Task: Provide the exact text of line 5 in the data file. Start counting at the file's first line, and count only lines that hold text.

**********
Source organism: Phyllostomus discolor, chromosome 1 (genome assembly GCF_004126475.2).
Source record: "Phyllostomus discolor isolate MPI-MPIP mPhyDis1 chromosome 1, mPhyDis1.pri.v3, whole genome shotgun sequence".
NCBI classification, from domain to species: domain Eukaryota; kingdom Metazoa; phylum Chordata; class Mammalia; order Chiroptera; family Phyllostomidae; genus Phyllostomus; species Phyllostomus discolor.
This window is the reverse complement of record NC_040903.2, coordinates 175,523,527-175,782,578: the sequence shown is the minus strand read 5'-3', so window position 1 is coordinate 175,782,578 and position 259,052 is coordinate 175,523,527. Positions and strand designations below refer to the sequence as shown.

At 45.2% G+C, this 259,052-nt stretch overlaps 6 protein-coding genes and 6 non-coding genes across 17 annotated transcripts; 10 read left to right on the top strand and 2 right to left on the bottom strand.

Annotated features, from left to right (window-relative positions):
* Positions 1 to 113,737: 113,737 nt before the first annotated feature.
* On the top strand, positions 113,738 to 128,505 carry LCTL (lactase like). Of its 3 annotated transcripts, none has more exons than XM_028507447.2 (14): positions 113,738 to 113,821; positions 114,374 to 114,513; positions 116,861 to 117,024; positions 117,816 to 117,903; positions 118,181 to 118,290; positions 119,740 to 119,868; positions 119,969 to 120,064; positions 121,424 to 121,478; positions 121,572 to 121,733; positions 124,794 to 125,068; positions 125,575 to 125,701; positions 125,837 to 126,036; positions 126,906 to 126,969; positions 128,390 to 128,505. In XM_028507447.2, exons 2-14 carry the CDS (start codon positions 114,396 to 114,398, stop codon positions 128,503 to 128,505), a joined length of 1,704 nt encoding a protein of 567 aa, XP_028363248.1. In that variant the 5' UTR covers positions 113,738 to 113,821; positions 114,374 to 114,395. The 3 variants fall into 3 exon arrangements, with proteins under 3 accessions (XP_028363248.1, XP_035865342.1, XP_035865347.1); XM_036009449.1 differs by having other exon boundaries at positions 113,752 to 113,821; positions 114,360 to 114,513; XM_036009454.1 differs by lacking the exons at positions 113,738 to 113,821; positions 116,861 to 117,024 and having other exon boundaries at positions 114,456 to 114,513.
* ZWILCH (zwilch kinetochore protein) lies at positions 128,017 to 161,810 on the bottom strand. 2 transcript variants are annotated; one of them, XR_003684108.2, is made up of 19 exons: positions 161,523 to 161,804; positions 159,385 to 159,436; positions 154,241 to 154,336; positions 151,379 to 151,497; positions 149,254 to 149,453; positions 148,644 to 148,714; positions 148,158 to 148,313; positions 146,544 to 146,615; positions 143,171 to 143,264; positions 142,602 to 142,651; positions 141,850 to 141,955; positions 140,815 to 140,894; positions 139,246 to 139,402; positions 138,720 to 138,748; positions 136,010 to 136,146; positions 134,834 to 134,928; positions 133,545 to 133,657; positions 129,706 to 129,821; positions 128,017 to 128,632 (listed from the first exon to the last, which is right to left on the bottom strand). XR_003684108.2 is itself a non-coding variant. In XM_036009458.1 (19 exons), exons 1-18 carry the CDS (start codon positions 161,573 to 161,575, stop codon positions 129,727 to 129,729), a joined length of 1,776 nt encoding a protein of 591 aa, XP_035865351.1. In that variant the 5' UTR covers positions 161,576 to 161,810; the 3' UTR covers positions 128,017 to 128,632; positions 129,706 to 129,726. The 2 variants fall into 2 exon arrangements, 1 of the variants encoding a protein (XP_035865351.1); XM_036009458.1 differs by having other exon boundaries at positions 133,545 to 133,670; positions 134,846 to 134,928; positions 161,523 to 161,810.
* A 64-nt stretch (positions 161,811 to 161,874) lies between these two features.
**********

At 45.2% G+C, this 259,052-nt stretch overlaps 6 protein-coding genes and 6 non-coding genes across 17 annotated transcripts; 10 read left to right on the top strand and 2 right to left on the bottom strand.